The east, central, and southern regions of Africa have some of the highest incidence rates of cervical cancer in the world, making the area the epicenter of the disease. Incidence rates in Zambia are the second highest in the world. The Cervical Cancer Prevention Program in Zambia (CCPPZ) was established in 2006 to address the heavy burden of cervical cancer in the country and the region. CCPPZ is a unique collaboration between Zambian and United States partner institutions from the academic (University of Zambia- School of Medicine), research (Centre for Infectious Disease Research in Zambia), and governmental (Zambian Ministry of Health) sectors.
Due to the laboratory and human capacity requirements of Pap smear-based cervical cancer screening and the expense of HPV-based screening, the Zambian government chose to use VIA (visual inspection with acetic acid) as its primary form of cervical cancer screening for the public sector. Through CCPPZ’s training program, nurses are taught to prevent cervical cancer by first washing the cervix with table vinegar (dilute acetic acid), taking a photograph of the cervix using a digital camera, and then freezing pre-cancers with carbon dioxide or nitrous oxide gas. This approach to cervical cancer prevention is often referred to as screen-and-treat. Patients with complex cervical lesions are referred to the Gynecologic Cancer Prevention Unit on the campus of UTH, where they undergo a biopsy.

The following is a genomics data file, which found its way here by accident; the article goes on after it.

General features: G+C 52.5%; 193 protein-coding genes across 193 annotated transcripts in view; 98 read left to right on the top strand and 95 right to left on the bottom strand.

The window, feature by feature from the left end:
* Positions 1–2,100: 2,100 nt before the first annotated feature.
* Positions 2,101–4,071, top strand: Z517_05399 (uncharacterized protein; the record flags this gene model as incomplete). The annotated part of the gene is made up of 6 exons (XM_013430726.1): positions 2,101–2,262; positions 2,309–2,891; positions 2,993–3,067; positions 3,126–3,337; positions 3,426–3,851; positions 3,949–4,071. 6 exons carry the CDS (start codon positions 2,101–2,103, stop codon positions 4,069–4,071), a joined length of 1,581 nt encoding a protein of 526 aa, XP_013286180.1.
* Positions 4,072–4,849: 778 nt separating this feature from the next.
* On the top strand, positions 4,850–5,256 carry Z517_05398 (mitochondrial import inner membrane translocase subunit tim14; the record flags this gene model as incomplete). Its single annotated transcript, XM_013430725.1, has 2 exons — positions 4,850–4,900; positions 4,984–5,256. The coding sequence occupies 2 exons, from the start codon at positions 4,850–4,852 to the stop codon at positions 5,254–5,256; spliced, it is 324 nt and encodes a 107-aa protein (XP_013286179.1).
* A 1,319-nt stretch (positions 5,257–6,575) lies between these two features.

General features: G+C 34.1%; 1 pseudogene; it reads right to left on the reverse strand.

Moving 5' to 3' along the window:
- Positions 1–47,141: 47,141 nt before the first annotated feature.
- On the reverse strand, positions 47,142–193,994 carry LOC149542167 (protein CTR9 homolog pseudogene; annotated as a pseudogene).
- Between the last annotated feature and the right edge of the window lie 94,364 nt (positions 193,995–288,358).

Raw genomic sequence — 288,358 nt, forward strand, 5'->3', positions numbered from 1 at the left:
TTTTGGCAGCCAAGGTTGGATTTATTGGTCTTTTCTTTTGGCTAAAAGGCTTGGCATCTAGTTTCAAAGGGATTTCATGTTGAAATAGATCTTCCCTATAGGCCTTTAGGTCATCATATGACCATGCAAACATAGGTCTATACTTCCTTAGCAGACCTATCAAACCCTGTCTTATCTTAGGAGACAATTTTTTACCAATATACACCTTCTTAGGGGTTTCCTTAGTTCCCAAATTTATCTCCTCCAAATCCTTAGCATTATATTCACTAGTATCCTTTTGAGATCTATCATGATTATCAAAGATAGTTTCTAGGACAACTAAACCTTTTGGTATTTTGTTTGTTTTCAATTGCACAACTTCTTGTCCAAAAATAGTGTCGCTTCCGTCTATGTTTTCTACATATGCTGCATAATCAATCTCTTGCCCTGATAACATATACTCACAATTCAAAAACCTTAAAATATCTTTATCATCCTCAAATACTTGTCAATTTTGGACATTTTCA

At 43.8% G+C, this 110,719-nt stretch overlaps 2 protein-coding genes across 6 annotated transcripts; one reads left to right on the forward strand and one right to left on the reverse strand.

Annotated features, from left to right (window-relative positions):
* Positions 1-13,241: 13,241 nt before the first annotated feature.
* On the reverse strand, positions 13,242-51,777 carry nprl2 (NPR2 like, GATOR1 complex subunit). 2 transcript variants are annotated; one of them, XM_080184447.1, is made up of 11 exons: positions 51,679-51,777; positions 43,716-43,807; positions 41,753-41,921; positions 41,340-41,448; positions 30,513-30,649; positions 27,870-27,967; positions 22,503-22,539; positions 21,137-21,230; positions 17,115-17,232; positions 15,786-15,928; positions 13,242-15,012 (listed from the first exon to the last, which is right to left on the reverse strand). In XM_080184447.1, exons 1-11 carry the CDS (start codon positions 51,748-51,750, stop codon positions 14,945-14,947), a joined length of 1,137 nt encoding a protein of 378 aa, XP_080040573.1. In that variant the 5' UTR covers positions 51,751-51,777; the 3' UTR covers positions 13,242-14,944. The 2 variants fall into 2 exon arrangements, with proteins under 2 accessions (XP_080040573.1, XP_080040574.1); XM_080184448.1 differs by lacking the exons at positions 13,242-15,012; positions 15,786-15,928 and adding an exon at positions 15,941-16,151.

The innovative system that uses cervical photographs for patient education, magnification, clinical triage, documentation, consultation and quality assurance has been dubbed “electronic cervical cancer control” or eC3. eC3 is used in all 50 cervical cancer prevention clinics. Patients found to have invasive cervical cancer are staged and referred for appropriate treatment. All services are provided in government-operated facilities.
Our efficient and low-cost screen-and-treat model has been hailed as the best approach to cervical cancer prevention in Africa. Presently the program is located in all of Zambia’s ten provinces and is currently undergoing rapid expansion. Thousands of cervical cancers have been prevented and lives saved.